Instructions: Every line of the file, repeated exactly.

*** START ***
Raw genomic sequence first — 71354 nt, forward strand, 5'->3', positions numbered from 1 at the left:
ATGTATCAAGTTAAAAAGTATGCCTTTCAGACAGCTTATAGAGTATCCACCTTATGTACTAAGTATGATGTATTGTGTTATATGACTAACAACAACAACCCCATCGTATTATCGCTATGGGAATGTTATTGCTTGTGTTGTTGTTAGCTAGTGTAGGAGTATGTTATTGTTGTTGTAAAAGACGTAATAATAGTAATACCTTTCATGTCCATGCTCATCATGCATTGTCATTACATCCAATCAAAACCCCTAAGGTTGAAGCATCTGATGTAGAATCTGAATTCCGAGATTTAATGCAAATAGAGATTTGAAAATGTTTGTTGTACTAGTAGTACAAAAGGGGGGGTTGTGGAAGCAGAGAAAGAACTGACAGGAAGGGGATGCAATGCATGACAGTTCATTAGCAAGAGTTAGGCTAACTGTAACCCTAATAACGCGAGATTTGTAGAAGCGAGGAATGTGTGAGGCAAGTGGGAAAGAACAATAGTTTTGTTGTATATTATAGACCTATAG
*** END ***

Raw genomic sequence first — 71354 nt, forward strand, 5'->3', positions numbered from 1 at the left:
ATGTATCAAGTTAAAAAGTATGCCTTTCAGACAGCTTATAGAGTATCCACCTTATGTACTAAGTATGATGTATTGTGTTATATGACTAACAACAACAACCCCATCGTATTATCGCTATGGGAATGTTATTGCTTGTGTTGTTGTTAGCTAGTGTAGGAGTATGTTATTGTTGTTGTAAAAGACGTAATAATAGTAATACCTTTCATGTCCATGCTCATCATGCATTGTCATTACATCCAATCAAAACCCCTAAGGTTGAAGCATCTGATGTAGAATCTGAATTCCGAGATTTAATGCAAATAGAGATTTGAAAATGTTTGTTGTACTAGTAGTACAAAAGGGGGGGTTGTGGAAGCAGAGAAAGAACTGACAGGAAGGGGATGCAATGCATGACAGTTCATTAGCAAGAGTTAGGCTAACTGTAACCCTAATAACGCGAGATTTGTAGAAGCGAGGAATGTGTGAGGCAAGTGGGAAAGAACAATAGTTTTGTTGTATATTATAGACCTATAG